October 28, 2005 For the last 125 years, motorcycles have been made up of two wheels and a motor, and they have all been arranged as a wheel, a motor and another wheel – in that order – all of them. But the freedom afforded to designers by the in-wheel electric motors which technology has recently spawned will make for some interesting changes over the coming years and Yamaha is the first of the motorcycle manufacturers to seriously look at alternatives available in the next generation of motorcycles. The Deinonychus prototype takes full advantage of the greater chassis design freedom afforded by an in-wheel motor, and offers a completely new type of two-wheel-drive (2WD) EV (electric vehicle) with "Stretch & Shrink" functions in the vertical and horizontal directions. Yamaha’s exhibition at the Tokyo Motor Show will feature a number of futuristic commuter vehicles other than the Deinonychus including a fuel cell prototype, a hybrid prototype and a production electric scooter. For the record, a Deinonychus is a lightly built, fast-moving, agile, bipedal, killer dinosaur.
Yamaha’s booth at the 39th Tokyo Motor Show which opened October 22 took the theme of "The Art of Engineering" and displayed 21 models including the aforementioned special exhibition and planned production models.
In the EV (electric vehicle) and hybrid commuter categories, Yamaha will display the following models:
HV-01 (Special exhibition model: prototype)
This is a parallel hybrid scooter mounting an electric motor and gasoline engine. Despite the large body that gives a feeling of spacious comfort to the ride, this model has torque-y power development in the low rpm range that delivers the acceleration feeling of a bike one class above, as well as good fuel economy, environmental friendliness and performance that brings a real joy of riding. At the same time it has convenient functions that only hybrid bike offer, such as a "quiet mode" (running only on the electric motor) and a "push mode" that makes pushing the bike in places like parking lots (super low-power drive when off the bike)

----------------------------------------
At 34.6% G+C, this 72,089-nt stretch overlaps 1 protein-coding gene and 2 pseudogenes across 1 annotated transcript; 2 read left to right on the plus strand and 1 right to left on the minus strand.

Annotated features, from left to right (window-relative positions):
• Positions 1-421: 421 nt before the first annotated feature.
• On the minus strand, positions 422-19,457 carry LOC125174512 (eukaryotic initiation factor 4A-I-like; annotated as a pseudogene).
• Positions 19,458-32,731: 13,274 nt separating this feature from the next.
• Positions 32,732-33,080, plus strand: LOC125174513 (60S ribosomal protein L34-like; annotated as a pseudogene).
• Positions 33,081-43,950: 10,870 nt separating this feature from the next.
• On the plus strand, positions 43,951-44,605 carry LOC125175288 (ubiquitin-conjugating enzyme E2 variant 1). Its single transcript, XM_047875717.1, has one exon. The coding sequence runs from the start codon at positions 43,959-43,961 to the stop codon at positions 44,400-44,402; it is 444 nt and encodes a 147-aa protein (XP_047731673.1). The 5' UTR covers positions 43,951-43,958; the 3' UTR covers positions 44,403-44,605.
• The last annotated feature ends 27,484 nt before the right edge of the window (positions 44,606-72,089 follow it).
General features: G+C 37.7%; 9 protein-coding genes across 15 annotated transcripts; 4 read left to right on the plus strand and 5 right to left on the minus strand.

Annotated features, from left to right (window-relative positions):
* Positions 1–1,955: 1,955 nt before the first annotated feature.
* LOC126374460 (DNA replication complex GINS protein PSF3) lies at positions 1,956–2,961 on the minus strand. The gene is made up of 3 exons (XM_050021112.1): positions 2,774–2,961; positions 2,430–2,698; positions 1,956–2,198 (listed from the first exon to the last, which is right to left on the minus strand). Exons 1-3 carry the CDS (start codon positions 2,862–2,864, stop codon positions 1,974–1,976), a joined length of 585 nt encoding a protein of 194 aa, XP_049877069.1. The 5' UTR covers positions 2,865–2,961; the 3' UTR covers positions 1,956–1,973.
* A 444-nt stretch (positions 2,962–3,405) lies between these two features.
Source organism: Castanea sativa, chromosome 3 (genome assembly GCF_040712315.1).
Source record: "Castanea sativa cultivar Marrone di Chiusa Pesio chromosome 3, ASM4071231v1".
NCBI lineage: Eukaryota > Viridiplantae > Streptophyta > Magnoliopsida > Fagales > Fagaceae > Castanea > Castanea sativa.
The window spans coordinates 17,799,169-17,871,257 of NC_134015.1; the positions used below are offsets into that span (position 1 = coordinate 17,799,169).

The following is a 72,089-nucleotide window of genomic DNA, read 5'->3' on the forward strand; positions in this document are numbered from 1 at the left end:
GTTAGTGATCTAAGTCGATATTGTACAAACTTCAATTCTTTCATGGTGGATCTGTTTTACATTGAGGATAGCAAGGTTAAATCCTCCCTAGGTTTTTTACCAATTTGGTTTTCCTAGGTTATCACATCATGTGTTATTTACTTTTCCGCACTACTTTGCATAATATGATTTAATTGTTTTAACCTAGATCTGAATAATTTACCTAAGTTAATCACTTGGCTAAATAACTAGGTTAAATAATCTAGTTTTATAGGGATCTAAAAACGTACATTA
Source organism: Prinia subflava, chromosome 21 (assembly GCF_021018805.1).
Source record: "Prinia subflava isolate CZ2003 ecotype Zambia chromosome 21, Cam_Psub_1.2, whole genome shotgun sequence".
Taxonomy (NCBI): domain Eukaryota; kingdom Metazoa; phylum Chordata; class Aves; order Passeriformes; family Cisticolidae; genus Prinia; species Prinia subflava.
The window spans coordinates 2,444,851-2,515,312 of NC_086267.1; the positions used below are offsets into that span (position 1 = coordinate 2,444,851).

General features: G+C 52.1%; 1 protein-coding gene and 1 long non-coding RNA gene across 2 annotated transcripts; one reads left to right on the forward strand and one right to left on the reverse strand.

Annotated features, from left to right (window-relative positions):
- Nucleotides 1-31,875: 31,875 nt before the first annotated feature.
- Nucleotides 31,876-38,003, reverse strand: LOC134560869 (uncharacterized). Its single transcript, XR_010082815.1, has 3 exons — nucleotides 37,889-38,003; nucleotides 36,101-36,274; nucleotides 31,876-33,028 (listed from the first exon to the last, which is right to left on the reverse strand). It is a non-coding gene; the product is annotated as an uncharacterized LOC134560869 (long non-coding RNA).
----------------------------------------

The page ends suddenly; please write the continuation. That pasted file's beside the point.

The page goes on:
DEINONYCHUS (Special exhibition model: prototype)
Taking full advantage of the greater chassis design freedom afforded by an in-wheel motor, this is Yamaha's proposal of a completely new type of two-wheel-drive (2WD) EV (electric vehicle) with "Stretch & Shrink" functions in the vertical and horizontal directions that brings a very Yamaha joy of riding. In addition to the great drivability of the 2WD it is possible to adjust not only the riding position but also the silhouette of the chassis to fit the rider's body size, riding environment, road surface conditions and personal preference. This is Yamaha's proposal of a bike of the future that offers the kind of personal fit only possible with an electric vehicle.
FC-me (Special exhibition model: prototype) Fuel cell systems using hydrogen gas as their fuel are most common but it is difficult to make a compact system of this type. The "Yamaha Direct Methanol Fuel Cell (DMFC) System" uses a liquid methanol-water solution as its fuel, which eliminates the need for a converter and a pressurized (fuel) tank and thus makes it possible to create a lightweight system for a small vehicle requiring power in the 1 kW or less range without compromising on power output characteristics.
Based on survey data gathered from licensed public-road use of our "FC06 PROTO," a prototype mounting the Yamaha DMFC system, the advanced fuel cell motorcycle model "FC-me" has now been created with improved performance in areas like reliability and running distance. By optimizing the control parameters for the fuel cell system, Yamaha's engineers have achieved an energy conversion rate for the FC-me that 1.5 times that of the FC06 PROTO, while re-evaluation of the body components has made possible a light machine weight of just 69 kg. A contract has been signed with Shizuoka Prefecture to put this model in practical use on a lease basis as of September 16 of this year.
Passol-L (Special exhibition model: planned for production) This is a second generation model inheriting the "Light, Smart, Clean and Silent" concept of the "Passol" (50cc class) released by Yamaha in November of 2002 (limited regional release, followed by nationwide release in May 2003) as the first EV (electric vehicle) running solely on electric power. Mounting a motor with the same performance as the EC-02 released in May of 2005 and battery with boosted energy concentration, this new model features improved start-up/mid-speed range and hill-climbing power and increased running distance per charge (about 25~30 km/55 kg rider in normal around-town riding).
As one aspect of Yamaha's corporate objective of "sustainable development," we are engaged in the development and market release of EVs (electric vehicles) that run solely on electricity as people-friendly vehicles with minimized environmental impact. The "EC-02" released in May of 2005 is Yamaha's second EV, following the Passol. This is a model developed to offer "design and performance that stimulates the spirit of fun in adults" while pursuing the qualities of gentleness, fun and ease of use that only an electric vehicle can provide.